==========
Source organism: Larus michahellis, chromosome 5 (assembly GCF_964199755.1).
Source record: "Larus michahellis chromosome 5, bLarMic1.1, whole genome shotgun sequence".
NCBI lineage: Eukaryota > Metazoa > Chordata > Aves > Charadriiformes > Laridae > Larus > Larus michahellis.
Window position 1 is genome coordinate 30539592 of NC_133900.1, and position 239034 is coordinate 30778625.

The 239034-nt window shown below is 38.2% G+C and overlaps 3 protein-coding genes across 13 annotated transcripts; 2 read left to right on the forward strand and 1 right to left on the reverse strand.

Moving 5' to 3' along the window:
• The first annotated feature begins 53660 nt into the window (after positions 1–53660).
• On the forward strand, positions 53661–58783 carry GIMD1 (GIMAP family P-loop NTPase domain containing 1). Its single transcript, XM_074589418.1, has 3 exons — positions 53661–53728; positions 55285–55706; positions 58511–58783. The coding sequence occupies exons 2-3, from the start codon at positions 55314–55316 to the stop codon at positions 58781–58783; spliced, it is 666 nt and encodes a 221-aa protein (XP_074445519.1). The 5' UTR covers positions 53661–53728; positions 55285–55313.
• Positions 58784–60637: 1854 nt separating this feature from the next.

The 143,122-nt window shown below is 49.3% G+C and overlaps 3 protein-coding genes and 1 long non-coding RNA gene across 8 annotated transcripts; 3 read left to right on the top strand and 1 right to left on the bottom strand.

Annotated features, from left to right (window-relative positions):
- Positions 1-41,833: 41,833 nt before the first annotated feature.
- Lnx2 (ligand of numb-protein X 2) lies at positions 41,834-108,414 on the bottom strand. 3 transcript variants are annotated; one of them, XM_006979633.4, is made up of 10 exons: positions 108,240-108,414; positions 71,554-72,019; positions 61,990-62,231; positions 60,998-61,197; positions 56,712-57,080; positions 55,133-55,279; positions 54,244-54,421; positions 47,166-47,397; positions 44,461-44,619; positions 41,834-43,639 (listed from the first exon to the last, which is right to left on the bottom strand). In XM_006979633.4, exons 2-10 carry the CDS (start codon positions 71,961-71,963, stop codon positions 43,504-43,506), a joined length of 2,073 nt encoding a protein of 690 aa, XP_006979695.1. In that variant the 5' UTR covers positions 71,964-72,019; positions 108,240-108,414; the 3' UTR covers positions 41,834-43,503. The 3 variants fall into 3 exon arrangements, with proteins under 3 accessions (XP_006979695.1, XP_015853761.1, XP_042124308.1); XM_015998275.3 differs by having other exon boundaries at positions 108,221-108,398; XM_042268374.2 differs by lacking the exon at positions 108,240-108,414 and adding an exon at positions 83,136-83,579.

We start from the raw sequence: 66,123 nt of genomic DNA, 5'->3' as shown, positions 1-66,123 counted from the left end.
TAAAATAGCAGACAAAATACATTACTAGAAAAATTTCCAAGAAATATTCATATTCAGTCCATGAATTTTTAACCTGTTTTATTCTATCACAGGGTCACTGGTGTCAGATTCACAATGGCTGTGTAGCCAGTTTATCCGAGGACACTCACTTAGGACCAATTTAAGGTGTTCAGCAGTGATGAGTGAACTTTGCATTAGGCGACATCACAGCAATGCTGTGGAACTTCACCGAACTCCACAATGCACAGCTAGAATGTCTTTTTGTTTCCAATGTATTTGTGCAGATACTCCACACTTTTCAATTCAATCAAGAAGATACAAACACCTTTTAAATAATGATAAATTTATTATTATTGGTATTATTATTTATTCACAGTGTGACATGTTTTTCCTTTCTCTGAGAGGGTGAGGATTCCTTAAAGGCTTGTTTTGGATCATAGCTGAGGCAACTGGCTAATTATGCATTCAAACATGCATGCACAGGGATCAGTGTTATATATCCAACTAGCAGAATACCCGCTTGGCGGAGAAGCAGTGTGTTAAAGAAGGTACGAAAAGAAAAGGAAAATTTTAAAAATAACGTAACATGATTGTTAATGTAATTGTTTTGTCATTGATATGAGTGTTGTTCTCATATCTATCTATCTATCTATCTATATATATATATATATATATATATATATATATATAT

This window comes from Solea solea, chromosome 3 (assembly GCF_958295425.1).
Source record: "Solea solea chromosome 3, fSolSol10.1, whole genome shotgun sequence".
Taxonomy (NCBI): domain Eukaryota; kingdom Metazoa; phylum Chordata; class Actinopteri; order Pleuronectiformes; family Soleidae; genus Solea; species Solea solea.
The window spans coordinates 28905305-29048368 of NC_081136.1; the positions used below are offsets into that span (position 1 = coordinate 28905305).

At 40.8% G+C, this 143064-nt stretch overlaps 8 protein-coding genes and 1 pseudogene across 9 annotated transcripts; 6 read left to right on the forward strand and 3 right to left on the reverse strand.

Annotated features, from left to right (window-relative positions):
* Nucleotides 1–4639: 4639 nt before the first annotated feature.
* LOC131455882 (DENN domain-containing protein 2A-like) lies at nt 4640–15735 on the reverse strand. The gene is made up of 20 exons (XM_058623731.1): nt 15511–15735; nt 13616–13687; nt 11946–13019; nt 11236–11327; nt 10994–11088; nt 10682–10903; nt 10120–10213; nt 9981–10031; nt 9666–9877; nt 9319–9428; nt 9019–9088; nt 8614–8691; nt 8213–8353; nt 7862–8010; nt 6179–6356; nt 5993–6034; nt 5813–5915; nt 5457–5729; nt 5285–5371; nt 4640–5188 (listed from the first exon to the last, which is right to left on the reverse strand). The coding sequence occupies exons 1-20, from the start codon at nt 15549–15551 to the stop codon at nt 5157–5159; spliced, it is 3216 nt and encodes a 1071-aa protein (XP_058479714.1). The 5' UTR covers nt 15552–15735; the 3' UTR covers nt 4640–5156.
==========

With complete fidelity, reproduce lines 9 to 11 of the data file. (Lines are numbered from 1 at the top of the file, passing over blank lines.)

• Positions 58784–60637: 1854 nt separating this feature from the next.

The 143,122-nt window shown below is 49.3% G+C and overlaps 3 protein-coding genes and 1 long non-coding RNA gene across 8 annotated transcripts; 3 read left to right on the top strand and 1 right to left on the bottom strand.

Annotated features, from left to right (window-relative positions):